Man convicted of first-degree murder in shooting of Cockeysville woman

A Baltimore County jury concluded Monday that Frederick A. Christian killed his girlfriend — the mother of their 2-year-old child — in November 2009 and that he used a gun to do so, even though the weapon was never found and, prosecutors conceded, much of the evidence against him was circumstantial.

Testimony in Christian's trial, which lasted more than a week, showed that the body of 23-year-old Jerryell Myesha Foster was dumped near a highway in Virginia, where it was found several months after she disappeared from the apartment in Cockeysville she had shared with the defendant and their daughter.

As each of the jurors was polled by a clerk, Christian, a 31-year-old used-car salesman, looked on without visible reaction. He had taken the stand in his defense last week and, sometimes contentiously, testified that he had no idea what happened to Foster and that she had simply vanished on Nov. 24, 2009, after saying she was going to work.

He could not convincingly explain why he had poured bleach over the carpets in their home — he said the child had spilled some juice — or why he had gotten rid of a red love seat immediately after she went missing. Prosecutors said it was because he was trying to obliterate blood and other evidence of the killing.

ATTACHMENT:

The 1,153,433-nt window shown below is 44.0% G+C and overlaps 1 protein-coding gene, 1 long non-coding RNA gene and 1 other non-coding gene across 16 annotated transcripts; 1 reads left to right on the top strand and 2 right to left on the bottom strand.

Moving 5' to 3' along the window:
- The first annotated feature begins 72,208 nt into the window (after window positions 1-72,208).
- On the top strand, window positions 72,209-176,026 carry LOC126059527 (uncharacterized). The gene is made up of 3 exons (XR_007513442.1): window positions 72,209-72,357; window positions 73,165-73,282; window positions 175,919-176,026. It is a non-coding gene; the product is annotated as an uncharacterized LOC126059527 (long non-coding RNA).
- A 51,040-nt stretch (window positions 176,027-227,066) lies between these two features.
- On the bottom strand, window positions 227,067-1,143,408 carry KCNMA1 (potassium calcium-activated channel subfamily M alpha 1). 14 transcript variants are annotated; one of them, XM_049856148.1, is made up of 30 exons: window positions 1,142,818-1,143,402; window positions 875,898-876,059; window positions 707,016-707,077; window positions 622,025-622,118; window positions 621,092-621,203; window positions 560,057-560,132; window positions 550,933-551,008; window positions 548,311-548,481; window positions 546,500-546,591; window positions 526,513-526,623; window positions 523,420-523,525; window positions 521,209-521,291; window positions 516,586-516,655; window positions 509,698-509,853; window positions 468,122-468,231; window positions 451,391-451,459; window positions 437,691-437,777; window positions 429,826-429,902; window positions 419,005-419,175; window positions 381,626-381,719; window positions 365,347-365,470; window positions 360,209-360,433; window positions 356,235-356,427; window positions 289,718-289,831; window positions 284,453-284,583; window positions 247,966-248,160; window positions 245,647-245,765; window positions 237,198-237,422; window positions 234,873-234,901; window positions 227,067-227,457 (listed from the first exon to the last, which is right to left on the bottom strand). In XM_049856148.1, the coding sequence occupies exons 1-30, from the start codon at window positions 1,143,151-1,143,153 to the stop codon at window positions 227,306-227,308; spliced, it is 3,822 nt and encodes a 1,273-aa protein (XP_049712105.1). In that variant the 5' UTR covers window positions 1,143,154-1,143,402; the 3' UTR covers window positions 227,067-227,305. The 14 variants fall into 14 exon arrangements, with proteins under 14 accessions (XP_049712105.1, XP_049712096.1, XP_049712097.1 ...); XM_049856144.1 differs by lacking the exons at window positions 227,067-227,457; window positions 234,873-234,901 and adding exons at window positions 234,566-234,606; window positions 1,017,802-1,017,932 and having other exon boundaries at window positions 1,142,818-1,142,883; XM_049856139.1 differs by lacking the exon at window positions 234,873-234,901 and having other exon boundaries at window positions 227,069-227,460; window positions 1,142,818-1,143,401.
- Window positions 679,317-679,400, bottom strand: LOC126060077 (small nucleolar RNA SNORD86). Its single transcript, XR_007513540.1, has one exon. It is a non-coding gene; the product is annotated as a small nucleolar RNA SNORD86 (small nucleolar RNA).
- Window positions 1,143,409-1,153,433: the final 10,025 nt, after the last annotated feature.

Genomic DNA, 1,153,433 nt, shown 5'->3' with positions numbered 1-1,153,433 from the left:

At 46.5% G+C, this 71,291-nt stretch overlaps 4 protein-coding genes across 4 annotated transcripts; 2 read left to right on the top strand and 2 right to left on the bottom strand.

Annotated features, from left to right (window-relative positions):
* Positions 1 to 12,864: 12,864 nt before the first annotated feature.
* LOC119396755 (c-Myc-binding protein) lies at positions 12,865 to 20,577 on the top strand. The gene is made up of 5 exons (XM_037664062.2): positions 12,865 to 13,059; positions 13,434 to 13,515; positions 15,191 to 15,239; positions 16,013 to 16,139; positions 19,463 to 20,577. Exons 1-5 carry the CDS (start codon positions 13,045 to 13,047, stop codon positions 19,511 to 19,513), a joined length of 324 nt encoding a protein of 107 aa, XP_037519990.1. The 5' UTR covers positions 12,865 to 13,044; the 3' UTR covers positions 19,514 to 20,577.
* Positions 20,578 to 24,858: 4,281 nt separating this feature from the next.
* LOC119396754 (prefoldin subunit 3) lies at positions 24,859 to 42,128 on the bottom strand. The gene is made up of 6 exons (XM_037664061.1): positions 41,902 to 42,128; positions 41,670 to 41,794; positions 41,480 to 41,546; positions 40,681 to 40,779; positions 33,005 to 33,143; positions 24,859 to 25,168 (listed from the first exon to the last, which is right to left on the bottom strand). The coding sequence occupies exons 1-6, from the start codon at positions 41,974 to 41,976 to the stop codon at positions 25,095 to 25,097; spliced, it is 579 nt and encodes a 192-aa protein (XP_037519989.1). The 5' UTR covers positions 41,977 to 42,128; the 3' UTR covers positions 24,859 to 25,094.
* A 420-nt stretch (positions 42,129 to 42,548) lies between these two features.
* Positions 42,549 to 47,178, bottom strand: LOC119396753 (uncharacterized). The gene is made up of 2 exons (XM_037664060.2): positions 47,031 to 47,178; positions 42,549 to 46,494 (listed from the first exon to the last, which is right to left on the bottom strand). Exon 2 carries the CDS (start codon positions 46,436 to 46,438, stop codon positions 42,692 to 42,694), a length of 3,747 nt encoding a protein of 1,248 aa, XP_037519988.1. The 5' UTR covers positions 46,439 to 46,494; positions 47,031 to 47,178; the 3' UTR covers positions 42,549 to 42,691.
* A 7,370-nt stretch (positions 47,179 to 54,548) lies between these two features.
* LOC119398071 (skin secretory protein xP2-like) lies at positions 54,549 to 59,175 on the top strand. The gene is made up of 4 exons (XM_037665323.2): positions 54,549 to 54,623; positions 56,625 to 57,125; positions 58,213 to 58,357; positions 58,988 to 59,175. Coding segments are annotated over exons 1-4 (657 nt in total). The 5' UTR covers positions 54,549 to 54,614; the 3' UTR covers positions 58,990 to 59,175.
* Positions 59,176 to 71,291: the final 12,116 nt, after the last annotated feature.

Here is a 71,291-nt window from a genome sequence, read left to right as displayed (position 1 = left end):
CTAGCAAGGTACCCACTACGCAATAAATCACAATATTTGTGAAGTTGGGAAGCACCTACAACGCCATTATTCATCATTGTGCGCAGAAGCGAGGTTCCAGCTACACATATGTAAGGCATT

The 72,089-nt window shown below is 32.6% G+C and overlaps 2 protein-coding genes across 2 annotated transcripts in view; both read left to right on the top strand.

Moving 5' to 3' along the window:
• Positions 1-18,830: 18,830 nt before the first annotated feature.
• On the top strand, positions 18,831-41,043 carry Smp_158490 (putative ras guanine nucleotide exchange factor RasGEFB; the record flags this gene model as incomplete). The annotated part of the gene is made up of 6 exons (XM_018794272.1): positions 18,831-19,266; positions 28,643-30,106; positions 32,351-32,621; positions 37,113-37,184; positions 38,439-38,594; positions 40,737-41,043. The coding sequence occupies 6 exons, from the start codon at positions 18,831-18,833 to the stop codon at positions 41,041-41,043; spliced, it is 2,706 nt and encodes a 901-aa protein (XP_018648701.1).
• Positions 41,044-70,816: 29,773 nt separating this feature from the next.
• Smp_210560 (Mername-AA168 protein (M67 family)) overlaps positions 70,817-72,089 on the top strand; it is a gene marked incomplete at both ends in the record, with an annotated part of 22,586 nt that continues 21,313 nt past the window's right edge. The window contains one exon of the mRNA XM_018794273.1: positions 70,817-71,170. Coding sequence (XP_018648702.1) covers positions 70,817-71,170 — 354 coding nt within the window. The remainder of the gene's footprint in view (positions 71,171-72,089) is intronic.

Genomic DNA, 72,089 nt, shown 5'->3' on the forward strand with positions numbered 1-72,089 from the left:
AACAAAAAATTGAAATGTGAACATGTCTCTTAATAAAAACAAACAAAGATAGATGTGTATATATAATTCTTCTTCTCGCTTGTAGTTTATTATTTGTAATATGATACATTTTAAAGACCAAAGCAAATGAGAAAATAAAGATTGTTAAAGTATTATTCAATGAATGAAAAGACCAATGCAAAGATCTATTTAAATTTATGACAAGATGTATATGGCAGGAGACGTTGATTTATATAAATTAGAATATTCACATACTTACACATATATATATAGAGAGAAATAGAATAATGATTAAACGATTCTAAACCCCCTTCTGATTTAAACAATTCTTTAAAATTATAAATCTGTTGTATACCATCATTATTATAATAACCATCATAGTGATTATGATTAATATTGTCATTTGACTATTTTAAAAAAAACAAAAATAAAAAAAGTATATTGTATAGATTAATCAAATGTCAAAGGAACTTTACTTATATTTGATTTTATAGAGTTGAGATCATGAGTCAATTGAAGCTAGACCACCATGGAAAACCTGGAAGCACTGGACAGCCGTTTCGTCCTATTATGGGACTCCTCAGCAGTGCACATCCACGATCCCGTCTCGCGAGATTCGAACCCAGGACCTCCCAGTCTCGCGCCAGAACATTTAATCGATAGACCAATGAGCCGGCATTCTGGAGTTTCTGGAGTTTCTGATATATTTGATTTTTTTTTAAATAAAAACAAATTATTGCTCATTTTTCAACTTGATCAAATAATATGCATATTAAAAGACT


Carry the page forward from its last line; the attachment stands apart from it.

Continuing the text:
Baltimore County Circuit Judge Sherrie R. Bailey, who presided over the trial, did not set a sentencing date pending completion of a pre-sentencing report. The two prosecutors who handled the case, Rachel E. Karceski and David Lemanski, said after the hearing that they would ask for a sentence of life without parole, as is customary in Maryland in cases of first-degree murder.

It is also customary, the prosecutors told the jury in their closing arguments, for circumstantial evidence to be given the same weight as physical evidence and other factors presented as proof that a murder occurred. Although Christian was suspected of committing the crime from the beginning, and made statements to detectives that suggested he knew where Foster's body was, he never gave up the information, and the state's attorney's office for a time considered prosecuting the defendant in a "no body" case. Her body was eventually found on March 2, 2010.

In the end, his trial became a matter of convincing the jury that the defendant had the motive to kill the victim and that he had tried to cover his tracks. Lemanski told the jury that Christian could no longer "control" Foster, who had threatened to toss him out of her apartment, and that he had given her a black eye two days before she vanished.

"I'm just glad that he knows justice is coming," Rashawn Thompson, an uncle of the victim, said after the verdict. "It was a long process, but now she can rest in peace. He's put away, hopefully, for the rest of his life."

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